To this my mom replied: Thank God. Tell her she has her work cut out for her.

Thanks, Mom.

We began by trimming my wardrobe, getting rid of pieces that didn’t work or that used to work but that didn’t fit anymore with who I am. It was funny, really; I’ve prided myself in having a wardrobe beyond reproach. But like a bank looking through its assets lately, I found all kinds of reasons for reproach, recrimination, and blame.

It was sartorial sub-prime. Old t-shirts. Coats that were too big. Dated Hugo Boss dress shirts. Armani pants that didn’t fit anymore (!). And what remained was an ocean of gray and black and navy. My comfort zone.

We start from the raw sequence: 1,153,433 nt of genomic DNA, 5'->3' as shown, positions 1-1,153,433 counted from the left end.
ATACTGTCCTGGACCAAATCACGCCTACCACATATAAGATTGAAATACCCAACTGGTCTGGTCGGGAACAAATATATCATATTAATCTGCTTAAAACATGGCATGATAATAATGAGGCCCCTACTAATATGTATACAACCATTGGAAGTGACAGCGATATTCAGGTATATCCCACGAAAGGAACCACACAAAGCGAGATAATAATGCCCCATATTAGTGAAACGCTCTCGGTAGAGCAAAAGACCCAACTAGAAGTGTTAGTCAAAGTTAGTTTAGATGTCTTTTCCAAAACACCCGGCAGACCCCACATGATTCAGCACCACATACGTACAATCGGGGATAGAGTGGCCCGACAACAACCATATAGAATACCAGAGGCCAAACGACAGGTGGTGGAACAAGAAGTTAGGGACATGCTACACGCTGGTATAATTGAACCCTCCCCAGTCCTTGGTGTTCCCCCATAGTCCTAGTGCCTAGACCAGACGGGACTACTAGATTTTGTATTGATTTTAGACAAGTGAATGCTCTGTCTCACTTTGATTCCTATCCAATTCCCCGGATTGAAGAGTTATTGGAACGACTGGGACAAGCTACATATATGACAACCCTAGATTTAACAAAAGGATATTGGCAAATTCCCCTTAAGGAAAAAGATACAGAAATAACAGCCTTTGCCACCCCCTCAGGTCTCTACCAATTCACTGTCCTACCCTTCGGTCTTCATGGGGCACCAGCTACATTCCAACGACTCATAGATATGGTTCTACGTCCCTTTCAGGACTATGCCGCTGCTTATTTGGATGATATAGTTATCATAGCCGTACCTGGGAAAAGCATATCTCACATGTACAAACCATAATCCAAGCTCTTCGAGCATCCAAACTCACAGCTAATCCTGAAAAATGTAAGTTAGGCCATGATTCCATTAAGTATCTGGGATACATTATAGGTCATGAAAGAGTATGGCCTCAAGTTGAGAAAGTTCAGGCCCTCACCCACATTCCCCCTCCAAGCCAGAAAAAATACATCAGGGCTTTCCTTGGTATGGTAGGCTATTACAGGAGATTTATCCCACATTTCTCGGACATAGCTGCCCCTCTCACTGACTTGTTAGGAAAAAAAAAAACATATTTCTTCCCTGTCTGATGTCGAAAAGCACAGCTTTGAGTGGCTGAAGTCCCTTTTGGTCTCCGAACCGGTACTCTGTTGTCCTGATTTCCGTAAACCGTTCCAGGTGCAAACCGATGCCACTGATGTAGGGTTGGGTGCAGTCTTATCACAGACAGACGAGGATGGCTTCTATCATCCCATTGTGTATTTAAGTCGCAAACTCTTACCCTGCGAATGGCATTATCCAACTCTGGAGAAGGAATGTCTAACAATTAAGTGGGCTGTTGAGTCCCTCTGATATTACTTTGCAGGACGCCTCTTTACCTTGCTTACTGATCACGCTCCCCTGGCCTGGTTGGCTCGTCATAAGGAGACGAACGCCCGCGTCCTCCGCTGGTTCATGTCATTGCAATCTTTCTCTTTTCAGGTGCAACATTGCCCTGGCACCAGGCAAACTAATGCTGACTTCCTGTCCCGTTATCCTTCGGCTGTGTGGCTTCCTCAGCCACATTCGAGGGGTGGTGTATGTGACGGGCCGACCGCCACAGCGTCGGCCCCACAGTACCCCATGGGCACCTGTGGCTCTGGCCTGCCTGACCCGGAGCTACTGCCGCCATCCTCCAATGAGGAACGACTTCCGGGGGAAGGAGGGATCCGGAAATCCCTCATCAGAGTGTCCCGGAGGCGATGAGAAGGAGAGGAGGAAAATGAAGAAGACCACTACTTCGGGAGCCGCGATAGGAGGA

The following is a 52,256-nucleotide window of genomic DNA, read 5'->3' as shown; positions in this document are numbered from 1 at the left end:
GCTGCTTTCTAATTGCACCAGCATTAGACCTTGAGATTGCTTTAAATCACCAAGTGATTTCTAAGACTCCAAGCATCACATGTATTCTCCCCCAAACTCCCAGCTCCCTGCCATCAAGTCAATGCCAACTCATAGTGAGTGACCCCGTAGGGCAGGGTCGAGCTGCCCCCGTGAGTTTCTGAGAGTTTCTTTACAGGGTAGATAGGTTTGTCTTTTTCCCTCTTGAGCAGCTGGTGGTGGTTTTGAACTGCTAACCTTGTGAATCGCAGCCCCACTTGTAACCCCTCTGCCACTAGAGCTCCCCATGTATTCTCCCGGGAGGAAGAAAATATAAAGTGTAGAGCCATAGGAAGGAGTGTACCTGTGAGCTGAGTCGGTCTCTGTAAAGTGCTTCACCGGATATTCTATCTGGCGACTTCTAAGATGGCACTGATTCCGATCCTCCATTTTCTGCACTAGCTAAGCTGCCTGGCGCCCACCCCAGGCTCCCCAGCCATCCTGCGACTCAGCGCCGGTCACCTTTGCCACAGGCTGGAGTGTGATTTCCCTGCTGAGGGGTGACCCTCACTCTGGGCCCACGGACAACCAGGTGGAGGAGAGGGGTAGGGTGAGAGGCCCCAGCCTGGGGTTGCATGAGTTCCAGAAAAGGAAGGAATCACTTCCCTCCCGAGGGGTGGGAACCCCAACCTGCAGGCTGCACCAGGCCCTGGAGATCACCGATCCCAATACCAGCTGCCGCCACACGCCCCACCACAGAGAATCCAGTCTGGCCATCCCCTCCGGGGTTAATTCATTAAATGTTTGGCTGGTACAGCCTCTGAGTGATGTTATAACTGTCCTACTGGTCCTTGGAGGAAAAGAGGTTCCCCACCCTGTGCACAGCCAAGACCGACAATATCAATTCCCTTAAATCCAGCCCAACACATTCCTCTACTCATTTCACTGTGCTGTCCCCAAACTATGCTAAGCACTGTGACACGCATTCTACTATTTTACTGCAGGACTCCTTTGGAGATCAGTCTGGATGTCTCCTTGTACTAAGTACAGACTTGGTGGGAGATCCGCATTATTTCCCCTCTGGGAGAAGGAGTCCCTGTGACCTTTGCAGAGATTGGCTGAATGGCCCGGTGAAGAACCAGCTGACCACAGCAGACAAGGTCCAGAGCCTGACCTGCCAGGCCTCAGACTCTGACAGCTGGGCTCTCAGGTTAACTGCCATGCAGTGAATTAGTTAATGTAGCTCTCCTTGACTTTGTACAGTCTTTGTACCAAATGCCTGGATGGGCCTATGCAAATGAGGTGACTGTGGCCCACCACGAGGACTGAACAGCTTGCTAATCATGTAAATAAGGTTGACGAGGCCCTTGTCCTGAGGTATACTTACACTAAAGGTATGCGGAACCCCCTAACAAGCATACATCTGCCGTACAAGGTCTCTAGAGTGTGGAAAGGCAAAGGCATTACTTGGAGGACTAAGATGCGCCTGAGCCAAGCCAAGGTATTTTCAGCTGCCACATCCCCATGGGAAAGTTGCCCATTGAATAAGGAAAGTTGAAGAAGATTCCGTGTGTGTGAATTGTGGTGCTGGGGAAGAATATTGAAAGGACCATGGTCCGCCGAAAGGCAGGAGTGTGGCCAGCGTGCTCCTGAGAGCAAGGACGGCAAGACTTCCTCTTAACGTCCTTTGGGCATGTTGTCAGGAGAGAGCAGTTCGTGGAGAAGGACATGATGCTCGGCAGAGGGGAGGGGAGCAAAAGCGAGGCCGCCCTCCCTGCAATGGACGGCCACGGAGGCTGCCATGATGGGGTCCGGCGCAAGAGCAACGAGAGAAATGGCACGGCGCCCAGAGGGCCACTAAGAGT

Diabolina was unfazed. This is so interesting, she said. It just goes to show that anybod y could use a little refining. You need to accessorize with some color.

I looked at her skeptically. She was undaunted. Show me what you have, she said.

We spent a good deal of time “shopping my own closet.” This concept fascinated me. It was a little like watching a chef rummage around your kitchen to make a FABULOUS meal you never would have come up with on your own. She paired patterned dress shirts with jeans, unleashed what little brown I had in my wardrobe, and encouraged me—like a good mentor—to try it myself.

Now you go ahead and pick an outfit, she said casually, lounging in a chair nearby. I was terrified. I grabbed pattern, then color, then denim, and showed them to her like a little boy showing a girl a frog.

Perfect. She said. And poof! This frog was a prince again. Let’s go shopping.